To understand the growing importance of cross-national university assessments, you first have to understand the extent to which higher education has become a truly global institution. Students now hopscotch from country to country more than ever before. Western universities set up branch campuses in the Middle East and Asia. Nations from China and South Korea to Saudi Arabia compete intensely to create top-quality research universities. Perhaps inevitably, institutions like Times Higher Education and Shanghai Jiao Tong University have created university rankings to provide information about this fast-growing academic marketplace.


Yet critics have long noted that many factors used in various national and global rankings to determine university excellence – student qualifications, research spending, and faculty salaries, for instance – are measures of inputs. To better judge educational quality also requires assessing outputs. That could mean gauging research productivity (a not-always-easy, but I think legitimate approach), but output measures should also include a careful look at how much students really learn in the classroom. The absence of such learning measures has been perhaps the most glaring deficiency of rankings to date. What’s more, in a global education market it’s increasingly helpful to have common metrics that indicate not only what students are learning within a given country, but also across national borders.


Against this backdrop, I’ve become a fan of the OECD’s relatively new AHELO project. Known formally as the Assessment of Higher Education Learning Outcomes, AHELO focuses at the quality of undergraduate teaching and learning. It also assesses the demographic background of students, and the characteristics of each university, in order to put undergraduate learning in context. For now, AHELO is carrying out a multi-stage feasibility study in 15 countries, including the United States, Mexico, Finland, Egypt, Japan, and Australia. Small groups of students are being tested in “generic skills” such as analytical reasoning as well as in economics and engineering. Over the longer-term, AHELO analysts would like to go beyond taking a snapshot of learning to coming up with measures of value-added – helping answer the elusive question of how much students improve academically during their time at university.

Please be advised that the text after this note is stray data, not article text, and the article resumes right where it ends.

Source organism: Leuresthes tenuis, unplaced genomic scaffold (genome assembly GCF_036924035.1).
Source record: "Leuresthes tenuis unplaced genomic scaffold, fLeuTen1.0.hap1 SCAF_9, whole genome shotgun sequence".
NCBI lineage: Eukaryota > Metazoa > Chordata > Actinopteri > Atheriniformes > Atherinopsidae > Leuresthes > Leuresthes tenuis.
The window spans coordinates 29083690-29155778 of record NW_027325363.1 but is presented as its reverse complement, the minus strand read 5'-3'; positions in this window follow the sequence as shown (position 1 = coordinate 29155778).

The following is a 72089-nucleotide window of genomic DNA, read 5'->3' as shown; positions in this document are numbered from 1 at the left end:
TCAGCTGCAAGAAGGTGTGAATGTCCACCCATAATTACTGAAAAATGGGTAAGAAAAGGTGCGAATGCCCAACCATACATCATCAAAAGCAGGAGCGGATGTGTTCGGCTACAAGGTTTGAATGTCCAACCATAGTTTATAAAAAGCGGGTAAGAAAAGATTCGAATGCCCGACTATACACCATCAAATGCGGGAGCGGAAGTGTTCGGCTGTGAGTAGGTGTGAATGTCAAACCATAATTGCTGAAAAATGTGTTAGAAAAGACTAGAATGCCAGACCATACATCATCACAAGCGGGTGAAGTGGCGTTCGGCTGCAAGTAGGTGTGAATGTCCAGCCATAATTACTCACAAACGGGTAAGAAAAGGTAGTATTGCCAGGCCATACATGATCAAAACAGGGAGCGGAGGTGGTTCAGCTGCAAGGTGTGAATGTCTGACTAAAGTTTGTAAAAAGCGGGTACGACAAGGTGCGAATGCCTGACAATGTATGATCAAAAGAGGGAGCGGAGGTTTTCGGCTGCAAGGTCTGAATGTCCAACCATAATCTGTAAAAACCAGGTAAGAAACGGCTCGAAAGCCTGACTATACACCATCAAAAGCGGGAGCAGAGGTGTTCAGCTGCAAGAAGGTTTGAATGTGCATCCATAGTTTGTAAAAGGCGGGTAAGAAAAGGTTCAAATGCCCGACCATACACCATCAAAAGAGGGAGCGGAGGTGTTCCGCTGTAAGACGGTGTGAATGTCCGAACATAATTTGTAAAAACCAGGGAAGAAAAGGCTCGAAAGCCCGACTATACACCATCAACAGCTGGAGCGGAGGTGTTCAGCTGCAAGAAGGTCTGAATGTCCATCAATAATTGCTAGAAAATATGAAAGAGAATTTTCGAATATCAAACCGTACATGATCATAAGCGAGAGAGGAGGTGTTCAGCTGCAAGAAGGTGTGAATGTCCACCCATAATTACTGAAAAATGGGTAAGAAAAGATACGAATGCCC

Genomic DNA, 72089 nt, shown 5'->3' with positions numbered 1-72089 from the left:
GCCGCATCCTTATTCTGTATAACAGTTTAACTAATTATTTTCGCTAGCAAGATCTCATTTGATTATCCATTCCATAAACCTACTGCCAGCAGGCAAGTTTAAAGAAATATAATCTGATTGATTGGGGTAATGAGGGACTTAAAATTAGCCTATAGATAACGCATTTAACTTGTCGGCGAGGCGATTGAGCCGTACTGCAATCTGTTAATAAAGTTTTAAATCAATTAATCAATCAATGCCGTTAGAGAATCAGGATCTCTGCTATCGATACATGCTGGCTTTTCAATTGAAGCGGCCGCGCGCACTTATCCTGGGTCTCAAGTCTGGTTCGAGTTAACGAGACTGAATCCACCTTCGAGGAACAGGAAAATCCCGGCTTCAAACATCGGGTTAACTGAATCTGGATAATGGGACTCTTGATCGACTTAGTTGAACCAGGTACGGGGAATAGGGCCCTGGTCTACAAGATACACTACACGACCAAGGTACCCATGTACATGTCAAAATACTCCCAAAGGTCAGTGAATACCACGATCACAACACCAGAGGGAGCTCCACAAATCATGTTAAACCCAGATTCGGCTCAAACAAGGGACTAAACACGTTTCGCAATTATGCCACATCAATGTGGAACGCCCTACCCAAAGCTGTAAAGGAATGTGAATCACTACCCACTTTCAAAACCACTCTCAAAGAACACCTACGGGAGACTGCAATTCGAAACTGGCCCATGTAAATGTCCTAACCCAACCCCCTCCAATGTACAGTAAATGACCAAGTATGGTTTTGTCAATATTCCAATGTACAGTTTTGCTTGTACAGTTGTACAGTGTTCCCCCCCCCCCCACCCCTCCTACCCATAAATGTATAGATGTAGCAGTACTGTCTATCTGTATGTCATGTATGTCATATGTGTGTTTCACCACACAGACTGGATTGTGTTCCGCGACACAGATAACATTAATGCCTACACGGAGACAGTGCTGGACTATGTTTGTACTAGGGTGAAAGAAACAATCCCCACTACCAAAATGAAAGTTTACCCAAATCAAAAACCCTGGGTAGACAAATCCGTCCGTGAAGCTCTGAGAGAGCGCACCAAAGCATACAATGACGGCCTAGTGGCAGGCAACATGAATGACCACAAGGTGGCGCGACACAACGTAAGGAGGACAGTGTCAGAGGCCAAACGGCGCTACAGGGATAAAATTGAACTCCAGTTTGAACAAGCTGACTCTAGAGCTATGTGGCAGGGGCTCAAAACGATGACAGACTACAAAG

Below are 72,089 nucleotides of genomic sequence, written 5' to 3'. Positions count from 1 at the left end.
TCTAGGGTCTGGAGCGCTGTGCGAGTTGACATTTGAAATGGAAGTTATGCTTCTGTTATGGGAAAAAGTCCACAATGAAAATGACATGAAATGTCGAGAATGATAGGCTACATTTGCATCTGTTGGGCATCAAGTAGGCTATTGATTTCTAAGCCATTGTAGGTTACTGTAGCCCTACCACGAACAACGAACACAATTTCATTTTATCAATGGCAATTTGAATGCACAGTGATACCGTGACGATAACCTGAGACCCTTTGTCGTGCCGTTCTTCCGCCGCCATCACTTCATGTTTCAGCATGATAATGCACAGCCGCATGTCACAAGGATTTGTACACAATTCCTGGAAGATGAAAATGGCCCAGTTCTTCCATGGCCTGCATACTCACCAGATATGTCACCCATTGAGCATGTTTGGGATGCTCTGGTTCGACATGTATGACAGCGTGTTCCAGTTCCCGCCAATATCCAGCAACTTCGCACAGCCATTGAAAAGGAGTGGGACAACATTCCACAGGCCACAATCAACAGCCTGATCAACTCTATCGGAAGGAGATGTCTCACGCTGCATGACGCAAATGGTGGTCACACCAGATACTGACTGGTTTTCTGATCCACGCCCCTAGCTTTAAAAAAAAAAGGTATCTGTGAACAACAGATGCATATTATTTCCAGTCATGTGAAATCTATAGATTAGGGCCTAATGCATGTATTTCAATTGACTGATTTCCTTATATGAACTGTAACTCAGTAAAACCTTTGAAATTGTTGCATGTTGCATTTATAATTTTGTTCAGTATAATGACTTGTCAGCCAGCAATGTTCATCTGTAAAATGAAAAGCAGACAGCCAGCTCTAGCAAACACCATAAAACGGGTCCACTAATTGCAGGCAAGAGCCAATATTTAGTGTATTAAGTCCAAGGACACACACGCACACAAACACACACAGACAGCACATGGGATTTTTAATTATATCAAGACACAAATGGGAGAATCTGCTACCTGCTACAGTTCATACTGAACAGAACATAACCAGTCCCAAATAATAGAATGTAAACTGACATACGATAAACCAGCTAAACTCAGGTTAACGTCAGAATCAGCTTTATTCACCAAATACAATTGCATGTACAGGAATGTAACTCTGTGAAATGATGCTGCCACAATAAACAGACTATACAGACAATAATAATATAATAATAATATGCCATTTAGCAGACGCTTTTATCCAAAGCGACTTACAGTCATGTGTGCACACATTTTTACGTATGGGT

AHEO is not intended to be a ranking. But assessment measures of all kinds, whatever their imperfections and whether or not they are called rankings, have the potential to be important consumer tools in a border-free educational world. When done well (and I believe rankings are already on the path to improvement) they can foster transparency, expose weak research, highlight effective instruction, and give universities the information they need to build the research and human capital on which innovation and economic growth depend. In the case of AHELO, a five-year-old OECD memo articulates its potential very well:


A direct assessment of the learning outcomes of higher education could provide governments with a powerful instrument to judge the effectiveness and international competitiveness of their higher education institutions, systems, and policies in the light of other countries’ performance, in ways that better reflection the multiple aims and contributions of tertiary education to society.




No venture like this is likely to be simple. There are  methodological difficulties to overcome, criticisms to contend with (both reasonable and less reasonable), and budget challenges to surmount. But AHELO’s potential seems unmistakable. In a rapidly globalizing academic world that lacks the kind of information students, universities, and governments need, AHELO promises to do a lot to close that gap.


Ben Wildavsky is a senior fellow in research and policy at the Kauffman Foundation and former education editor of U.S. News & World Report. He is the author of The Great Brain Race: How Global Universities Are Reshaping the World, which won the Frandson Award for Literature in the Field of Continuing Higher Education and is being translated into Chinese, Vietnamese, and Arabic. He is also coeditor of Reinventing Higher Education: The Promise of Innovation, published by Harvard Education Press in April 2011.

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Join the discussions: What do you think is the most glaring deficiency of University rankings to date?